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Above: According to the plan approved by Roskosmos in February 2015, the creation of the Russian station would start with the separation of three newest Russian modules from the Russian segment of the ISS (bottom center) in 2024. Two earliest Russian-built components -- the Zarya Control Module, FGB, and the Zvezda Service Module, SM, would remain in place, enabling propellant delivery with Progress cargo ships (center) and the eventual controlled reentry of the outpost.
PLANNED RUSSIAN SPACE MISSIONS IN 2024:
July: Russia to launch Elektro-M No. 2-2 weather-forecasting satellite.
2024: Russia to launch the Arktika-M2.6 remote-sensing satellite. (As of 2018)
2024: Russia to launch the Resurs-PM No. 4 remote-sensing satellite.
2024: A Proton-M rocket to launch the Spektr-UF ultraviolet observatory (a.k.a. World Space Observatory Ultraviolet, WSO-UV) from Baikonur. (As of April 2015, the launch was promised in 2021, but by May 2017, the mission was postponed until 2024.)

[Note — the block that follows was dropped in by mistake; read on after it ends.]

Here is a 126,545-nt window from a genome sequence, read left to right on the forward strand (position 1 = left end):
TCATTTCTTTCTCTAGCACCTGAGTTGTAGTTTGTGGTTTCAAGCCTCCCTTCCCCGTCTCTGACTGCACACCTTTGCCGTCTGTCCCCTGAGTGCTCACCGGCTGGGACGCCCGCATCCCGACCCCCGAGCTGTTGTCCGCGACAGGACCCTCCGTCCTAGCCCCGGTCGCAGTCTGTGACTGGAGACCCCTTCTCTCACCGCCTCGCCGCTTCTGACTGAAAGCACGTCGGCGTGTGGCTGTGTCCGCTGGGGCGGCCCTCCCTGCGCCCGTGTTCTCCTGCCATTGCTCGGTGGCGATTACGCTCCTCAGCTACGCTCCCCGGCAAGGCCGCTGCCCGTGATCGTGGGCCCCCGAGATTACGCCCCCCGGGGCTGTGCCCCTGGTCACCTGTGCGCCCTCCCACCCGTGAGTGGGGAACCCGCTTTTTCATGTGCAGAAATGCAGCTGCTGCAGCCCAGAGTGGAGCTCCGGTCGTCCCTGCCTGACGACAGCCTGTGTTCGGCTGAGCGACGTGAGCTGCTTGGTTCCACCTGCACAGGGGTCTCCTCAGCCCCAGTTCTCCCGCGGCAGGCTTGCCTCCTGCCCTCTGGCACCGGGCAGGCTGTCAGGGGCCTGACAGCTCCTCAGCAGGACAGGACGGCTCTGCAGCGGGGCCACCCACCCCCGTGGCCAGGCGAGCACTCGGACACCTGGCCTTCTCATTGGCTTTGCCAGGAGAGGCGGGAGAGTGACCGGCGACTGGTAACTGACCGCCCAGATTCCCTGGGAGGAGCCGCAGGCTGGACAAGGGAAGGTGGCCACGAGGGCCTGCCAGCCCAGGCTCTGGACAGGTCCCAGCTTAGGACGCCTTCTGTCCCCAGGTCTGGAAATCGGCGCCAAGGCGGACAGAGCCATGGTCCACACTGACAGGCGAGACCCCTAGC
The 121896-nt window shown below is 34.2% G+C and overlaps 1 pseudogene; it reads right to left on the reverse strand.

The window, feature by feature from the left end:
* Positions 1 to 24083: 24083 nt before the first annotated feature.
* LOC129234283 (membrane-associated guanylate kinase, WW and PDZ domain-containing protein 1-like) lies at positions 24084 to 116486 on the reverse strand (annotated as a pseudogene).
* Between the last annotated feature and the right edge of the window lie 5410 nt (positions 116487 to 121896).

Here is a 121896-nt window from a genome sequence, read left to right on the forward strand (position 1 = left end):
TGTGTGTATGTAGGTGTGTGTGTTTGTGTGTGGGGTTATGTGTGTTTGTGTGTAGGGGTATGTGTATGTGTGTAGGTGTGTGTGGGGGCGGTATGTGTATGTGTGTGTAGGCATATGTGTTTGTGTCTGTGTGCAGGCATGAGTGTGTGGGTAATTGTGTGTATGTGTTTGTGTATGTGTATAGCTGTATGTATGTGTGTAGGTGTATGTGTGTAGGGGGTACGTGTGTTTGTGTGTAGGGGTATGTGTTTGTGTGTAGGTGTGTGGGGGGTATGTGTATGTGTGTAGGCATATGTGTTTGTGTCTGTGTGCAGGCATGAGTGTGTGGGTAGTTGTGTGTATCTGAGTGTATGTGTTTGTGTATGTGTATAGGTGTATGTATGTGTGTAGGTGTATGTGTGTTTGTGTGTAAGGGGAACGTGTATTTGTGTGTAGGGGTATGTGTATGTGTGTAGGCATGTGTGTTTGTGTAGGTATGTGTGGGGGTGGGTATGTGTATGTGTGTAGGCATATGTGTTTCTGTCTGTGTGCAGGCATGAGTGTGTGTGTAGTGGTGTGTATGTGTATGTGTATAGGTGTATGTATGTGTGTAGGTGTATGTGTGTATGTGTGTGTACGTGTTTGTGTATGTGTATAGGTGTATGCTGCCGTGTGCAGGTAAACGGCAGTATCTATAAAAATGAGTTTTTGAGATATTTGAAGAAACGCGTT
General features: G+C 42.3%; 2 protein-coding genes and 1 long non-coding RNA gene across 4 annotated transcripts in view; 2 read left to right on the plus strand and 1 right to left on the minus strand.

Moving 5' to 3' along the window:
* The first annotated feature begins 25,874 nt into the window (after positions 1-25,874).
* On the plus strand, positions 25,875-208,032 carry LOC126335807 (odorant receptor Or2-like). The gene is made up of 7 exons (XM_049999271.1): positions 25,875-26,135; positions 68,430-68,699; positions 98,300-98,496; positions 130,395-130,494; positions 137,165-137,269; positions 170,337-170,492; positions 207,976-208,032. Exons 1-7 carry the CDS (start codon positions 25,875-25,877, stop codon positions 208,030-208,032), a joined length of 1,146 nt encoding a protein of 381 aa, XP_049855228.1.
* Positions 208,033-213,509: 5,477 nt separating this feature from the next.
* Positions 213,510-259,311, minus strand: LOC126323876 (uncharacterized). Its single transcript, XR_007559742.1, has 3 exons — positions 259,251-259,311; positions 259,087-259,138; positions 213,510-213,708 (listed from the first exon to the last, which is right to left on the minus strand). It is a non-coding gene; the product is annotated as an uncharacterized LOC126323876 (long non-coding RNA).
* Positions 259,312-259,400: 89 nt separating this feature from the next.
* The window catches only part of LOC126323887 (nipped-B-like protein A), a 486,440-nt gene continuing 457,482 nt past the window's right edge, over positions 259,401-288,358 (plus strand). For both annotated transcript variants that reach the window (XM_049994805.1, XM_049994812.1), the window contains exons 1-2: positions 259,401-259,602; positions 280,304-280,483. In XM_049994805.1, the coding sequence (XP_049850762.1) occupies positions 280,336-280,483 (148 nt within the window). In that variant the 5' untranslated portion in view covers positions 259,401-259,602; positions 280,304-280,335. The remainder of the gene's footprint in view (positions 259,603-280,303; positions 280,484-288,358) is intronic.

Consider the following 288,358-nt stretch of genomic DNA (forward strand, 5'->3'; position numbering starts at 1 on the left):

2024: Russia to launch the Ekspress-AMU9 communications satellite.
2024: Russia to launch the Ekspress-MD5 communications satellite.
2024: Russia to launch the ARKA solar observatory as a secondary payload. (As of 2016)
2024: A Soyuz rocket to launch Europe's Plato observatory from Kourou on a mission to discover thousands of exoplanets (planetary bodies beyond the Solar System). (A mission slated for approval as of beginning of 2014).
2024: Russia's next-generation manned spacecraft, PTK NP, to fly its first manned mission from Vostochny Cosmodrome to the International Space Station. (As of mid-2014. As of beginning of 2013, the mission was promised around 2020.)
Read (and see) much more about these and many other space developments in Russia
This page is compiled by Anatoly Zak
Last update: April 27, 2018
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Luna-Grunt as depicted in 2017. Click to enlarge. Credit: NPO Lavochkin
In August 2012, a list of Russian science missions proposed for cooperation by NPO Lavochkin scheduled the launch of Phobos-Grunt-2 in 2020. The misison was eventually postponed to the 2024-2025 period. Copyright © 2011 Anatoly Zak
A depiction of the Phobos sample return spacecraft released in 2015. Credit: NPO Lavochkin
An early depiction of the ARKA spacecraft. Credit: Roskosmos
A circa 2014 artist rendering of the Angara-5/KVTK variant at liftoff. Credit: Roskosmos
The Spektr UF ultraviolet space observatory. Copyright © 2008 Anatoly Zak